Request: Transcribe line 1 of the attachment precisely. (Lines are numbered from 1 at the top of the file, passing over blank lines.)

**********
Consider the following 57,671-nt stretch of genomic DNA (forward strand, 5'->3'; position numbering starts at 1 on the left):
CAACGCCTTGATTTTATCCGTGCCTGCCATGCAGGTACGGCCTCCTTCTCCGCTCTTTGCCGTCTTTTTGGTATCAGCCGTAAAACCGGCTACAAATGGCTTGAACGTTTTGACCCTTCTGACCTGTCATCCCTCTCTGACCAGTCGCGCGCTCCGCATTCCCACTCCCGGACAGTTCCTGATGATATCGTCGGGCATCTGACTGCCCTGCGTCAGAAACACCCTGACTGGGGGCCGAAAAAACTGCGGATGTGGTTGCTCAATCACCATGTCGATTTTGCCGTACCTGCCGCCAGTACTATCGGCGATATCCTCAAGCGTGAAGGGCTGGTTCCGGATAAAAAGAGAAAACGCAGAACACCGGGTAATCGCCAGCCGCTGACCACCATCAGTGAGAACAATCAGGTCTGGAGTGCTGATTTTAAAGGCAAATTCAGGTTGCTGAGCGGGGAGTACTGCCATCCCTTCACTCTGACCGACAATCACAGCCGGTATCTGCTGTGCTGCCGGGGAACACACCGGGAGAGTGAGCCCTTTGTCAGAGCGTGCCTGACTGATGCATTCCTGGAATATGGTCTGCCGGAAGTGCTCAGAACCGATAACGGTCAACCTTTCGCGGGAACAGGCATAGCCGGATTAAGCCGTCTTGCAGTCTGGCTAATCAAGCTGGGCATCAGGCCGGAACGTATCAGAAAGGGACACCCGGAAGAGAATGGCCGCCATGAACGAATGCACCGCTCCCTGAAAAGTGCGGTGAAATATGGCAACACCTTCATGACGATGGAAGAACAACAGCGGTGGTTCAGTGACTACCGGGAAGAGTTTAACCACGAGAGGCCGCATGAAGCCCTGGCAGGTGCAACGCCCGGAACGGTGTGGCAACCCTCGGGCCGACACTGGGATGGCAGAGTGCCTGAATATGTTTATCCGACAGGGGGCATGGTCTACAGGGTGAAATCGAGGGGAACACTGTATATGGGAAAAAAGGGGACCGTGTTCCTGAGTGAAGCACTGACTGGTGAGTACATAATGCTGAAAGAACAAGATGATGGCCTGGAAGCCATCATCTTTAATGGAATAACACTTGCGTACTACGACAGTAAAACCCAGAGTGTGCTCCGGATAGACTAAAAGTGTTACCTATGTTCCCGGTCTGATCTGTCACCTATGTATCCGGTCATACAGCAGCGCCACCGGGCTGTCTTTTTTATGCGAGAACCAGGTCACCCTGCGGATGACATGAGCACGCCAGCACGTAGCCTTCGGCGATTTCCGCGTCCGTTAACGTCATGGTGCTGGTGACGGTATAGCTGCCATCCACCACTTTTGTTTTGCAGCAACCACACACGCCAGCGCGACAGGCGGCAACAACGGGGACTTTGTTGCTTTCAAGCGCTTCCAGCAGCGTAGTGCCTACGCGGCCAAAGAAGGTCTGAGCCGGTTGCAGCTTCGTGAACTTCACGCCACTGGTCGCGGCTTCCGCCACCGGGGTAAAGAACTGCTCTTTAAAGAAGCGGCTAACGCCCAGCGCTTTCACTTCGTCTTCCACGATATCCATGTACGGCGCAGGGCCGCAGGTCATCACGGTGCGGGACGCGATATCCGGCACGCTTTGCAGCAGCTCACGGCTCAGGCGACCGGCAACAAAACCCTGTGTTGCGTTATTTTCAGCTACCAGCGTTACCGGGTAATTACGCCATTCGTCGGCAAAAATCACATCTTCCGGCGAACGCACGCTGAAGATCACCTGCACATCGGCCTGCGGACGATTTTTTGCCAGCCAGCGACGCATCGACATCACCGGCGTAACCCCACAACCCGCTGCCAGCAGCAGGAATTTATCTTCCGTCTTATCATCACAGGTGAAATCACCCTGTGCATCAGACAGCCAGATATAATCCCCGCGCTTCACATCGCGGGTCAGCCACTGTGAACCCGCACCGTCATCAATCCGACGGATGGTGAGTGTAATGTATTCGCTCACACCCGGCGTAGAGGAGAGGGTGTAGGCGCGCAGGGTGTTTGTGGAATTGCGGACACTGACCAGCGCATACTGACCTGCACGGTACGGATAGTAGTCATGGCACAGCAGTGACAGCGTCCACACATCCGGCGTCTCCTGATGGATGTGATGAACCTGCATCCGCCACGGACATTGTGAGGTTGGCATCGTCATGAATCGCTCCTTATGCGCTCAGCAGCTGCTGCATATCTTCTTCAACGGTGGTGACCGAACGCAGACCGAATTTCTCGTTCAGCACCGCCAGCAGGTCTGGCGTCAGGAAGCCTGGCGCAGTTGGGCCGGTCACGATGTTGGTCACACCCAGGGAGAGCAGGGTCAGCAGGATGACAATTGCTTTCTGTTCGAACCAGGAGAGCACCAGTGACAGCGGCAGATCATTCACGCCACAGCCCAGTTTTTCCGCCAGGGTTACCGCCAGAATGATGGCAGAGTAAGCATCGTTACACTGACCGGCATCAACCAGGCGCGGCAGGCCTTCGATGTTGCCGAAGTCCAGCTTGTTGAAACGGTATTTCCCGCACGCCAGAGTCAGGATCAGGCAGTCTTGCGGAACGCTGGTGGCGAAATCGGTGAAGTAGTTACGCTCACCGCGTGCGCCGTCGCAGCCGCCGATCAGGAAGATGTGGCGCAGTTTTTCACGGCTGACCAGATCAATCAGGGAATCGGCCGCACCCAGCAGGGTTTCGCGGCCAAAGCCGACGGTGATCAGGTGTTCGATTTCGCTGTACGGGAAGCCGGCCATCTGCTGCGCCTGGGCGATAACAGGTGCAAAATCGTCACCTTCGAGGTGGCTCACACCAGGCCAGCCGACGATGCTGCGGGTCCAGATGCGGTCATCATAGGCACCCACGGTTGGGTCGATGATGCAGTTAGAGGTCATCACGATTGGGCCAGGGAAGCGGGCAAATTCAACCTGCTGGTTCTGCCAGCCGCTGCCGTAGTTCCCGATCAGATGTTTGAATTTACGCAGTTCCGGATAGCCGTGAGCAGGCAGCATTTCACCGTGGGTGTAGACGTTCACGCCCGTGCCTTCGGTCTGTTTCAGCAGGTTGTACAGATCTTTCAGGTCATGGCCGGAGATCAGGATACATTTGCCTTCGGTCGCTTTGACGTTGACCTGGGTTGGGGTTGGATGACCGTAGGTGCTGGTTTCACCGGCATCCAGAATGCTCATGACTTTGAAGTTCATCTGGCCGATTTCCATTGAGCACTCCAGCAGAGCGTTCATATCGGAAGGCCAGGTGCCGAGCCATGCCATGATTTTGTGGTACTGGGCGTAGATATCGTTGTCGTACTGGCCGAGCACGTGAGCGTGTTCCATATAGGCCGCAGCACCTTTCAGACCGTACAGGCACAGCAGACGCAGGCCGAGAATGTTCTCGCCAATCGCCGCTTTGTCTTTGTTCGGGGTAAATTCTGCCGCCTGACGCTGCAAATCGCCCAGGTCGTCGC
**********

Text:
Consider the following 57,671-nt stretch of genomic DNA (forward strand, 5'->3'; position numbering starts at 1 on the left):